We finished the evening in the White Hart, where Dartington College of Art, before it's merger with Falmouth University in 2010, held many events, many long nights. I sat with John Hall, who taught at the institution for 34 years, and he told me of the poets who had read in the room and the history of the place. It felt a very special privilege to hear that from him and to imagine our event as a small, brief, resurgence of that tradition in the area.

A note on: States of Mind events I & II at Wellcome Collection: July 7th & 14th

A highpoint to speak and curate at Wellcome Collection for these three events as part of their States of Mind: Tracing the edge of consciousness exhibition. I've had the chance to bring together some of the finest neuroscientists, psychologists, artists, speakers and thinkers working today, and curate these evenings as complimentary in their differences, letting new questions be asked through the presentations, rather than trying to tie together complex threads on a very complex issue - consciousness itself.

The first event focused on poetry and consciousness, language really, and the second on sound and consciousness. Both were a pleasure to put together and amazing to witness. Daniel Margulies, Noah Hutton, Jen Calleja, Maja Jantar, Nick Ryan, Vincent Moon and John Gruzelier have all spoken wonderfully, insightfully and the sold out audiences have seemed engaged and pleasantly surprised by the variance of expertise.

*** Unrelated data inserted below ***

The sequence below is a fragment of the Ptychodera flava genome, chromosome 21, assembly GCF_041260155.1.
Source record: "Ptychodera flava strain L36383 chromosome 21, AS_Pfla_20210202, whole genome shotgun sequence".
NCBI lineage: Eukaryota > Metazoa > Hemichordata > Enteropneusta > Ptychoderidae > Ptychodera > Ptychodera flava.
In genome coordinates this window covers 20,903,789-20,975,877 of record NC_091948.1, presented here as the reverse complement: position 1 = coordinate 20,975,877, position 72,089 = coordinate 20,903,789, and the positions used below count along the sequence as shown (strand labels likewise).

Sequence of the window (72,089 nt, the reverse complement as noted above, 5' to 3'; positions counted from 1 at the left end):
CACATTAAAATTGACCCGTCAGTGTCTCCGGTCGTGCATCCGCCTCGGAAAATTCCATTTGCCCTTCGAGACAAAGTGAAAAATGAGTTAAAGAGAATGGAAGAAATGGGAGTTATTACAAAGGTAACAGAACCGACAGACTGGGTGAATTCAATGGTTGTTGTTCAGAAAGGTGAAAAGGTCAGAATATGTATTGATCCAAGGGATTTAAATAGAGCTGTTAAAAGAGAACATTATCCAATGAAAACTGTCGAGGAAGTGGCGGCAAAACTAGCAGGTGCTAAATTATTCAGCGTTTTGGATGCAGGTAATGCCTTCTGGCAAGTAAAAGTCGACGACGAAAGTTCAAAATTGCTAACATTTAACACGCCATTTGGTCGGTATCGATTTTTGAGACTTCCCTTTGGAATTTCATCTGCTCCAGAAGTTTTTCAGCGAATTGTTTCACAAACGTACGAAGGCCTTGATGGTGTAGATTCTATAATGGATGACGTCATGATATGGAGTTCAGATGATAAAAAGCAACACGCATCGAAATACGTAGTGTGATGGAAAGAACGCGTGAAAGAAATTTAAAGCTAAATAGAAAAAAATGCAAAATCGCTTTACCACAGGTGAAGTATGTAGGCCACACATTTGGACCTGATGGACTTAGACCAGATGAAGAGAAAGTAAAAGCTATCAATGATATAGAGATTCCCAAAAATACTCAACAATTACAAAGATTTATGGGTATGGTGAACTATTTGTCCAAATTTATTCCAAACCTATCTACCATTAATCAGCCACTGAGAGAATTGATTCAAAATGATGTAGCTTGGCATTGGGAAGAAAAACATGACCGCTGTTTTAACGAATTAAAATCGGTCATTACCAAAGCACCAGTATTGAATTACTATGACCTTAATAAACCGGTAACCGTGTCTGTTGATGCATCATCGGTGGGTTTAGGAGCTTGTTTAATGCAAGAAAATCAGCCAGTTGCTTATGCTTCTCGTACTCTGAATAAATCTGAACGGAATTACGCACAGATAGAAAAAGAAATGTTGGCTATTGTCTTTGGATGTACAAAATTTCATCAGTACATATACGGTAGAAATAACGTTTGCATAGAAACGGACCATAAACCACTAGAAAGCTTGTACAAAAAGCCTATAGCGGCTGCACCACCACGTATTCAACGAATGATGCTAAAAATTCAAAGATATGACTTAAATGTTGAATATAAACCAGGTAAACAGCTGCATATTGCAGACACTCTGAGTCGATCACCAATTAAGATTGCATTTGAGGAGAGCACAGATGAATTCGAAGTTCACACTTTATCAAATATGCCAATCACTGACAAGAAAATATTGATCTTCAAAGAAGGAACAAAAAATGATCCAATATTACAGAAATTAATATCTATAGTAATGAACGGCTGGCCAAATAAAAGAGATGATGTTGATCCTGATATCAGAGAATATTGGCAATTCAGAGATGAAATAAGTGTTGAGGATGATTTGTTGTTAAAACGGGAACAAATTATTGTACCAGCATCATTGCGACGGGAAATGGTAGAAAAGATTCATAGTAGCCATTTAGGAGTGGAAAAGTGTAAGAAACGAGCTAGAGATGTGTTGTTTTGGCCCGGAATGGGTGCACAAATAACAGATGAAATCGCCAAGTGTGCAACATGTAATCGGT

I also had the chance to speak at the first event, talking about poetry and consciousness, which has been a concern of mine for sometime, in the sense that I studied philosophy with an emphasis on phenomenology towards the end and am always trying to probe at the why underneath my practise and the genre in general, especially through recent teaching experiences. Unfortunately during this talk I had to wear a headset and look like a member of a 90s boyband, but you can't have it all. I looked how I felt. 

A note on: States of Mind - 3 events in July for Wellcome Collection

States of Mind: Tracing the edges of consciousness
3 events in July 2016 at Wellcome Collection

Great to be speaking at and curating three events for Wellcome Collection's exhibition on consciousness, States of Mind. These events will bring together expertise from a wide array of fields, from neuroscience to performance art, from philosophy to filmmaking, in order to explore the notion of consciousness through the concepts of language, sound and narrative. www.stevenjfowler.com/statesofmind

Through informal academic talks alongside newly commissioned artworks, the variance of speakers, with their uniformly exciting and innovative approaches to the notion of consciousness, will ensure three remarkable events, free to attend, this July, in London.